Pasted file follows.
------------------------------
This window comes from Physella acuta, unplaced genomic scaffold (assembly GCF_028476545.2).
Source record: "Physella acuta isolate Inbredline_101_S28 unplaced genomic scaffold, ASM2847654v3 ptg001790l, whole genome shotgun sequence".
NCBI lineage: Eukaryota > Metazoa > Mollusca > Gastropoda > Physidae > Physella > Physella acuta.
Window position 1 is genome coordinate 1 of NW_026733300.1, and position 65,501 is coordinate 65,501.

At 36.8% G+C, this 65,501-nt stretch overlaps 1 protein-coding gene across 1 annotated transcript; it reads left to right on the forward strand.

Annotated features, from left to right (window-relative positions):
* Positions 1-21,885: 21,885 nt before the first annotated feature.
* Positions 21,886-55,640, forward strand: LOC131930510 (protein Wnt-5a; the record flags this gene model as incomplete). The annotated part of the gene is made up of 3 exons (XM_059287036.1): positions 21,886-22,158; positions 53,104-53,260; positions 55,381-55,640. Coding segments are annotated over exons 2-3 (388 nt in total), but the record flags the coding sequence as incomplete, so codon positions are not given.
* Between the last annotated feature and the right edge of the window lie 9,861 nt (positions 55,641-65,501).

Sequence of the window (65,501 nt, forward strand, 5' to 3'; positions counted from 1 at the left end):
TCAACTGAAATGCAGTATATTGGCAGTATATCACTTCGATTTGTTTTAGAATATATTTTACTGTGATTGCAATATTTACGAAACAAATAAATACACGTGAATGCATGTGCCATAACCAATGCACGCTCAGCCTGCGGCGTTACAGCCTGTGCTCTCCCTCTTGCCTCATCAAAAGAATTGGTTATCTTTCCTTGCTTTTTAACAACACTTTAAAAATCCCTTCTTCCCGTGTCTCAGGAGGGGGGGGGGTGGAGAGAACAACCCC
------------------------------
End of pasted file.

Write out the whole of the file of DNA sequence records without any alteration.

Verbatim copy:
This window comes from Physella acuta, unplaced genomic scaffold (assembly GCF_028476545.2).
Source record: "Physella acuta isolate Inbredline_101_S28 unplaced genomic scaffold, ASM2847654v3 ptg001790l, whole genome shotgun sequence".
NCBI lineage: Eukaryota > Metazoa > Mollusca > Gastropoda > Physidae > Physella > Physella acuta.
Window position 1 is genome coordinate 1 of NW_026733300.1, and position 65,501 is coordinate 65,501.

At 36.8% G+C, this 65,501-nt stretch overlaps 1 protein-coding gene across 1 annotated transcript; it reads left to right on the forward strand.

Annotated features, from left to right (window-relative positions):
* Positions 1-21,885: 21,885 nt before the first annotated feature.
* Positions 21,886-55,640, forward strand: LOC131930510 (protein Wnt-5a; the record flags this gene model as incomplete). The annotated part of the gene is made up of 3 exons (XM_059287036.1): positions 21,886-22,158; positions 53,104-53,260; positions 55,381-55,640. Coding segments are annotated over exons 2-3 (388 nt in total), but the record flags the coding sequence as incomplete, so codon positions are not given.
* Between the last annotated feature and the right edge of the window lie 9,861 nt (positions 55,641-65,501).

Sequence of the window (65,501 nt, forward strand, 5' to 3'; positions counted from 1 at the left end):
TCAACTGAAATGCAGTATATTGGCAGTATATCACTTCGATTTGTTTTAGAATATATTTTACTGTGATTGCAATATTTACGAAACAAATAAATACACGTGAATGCATGTGCCATAACCAATGCACGCTCAGCCTGCGGCGTTACAGCCTGTGCTCTCCCTCTTGCCTCATCAAAAGAATTGGTTATCTTTCCTTGCTTTTTAACAACACTTTAAAAATCCCTTCTTCCCGTGTCTCAGGAGGGGGGGGGGTGGAGAGAACAACCCC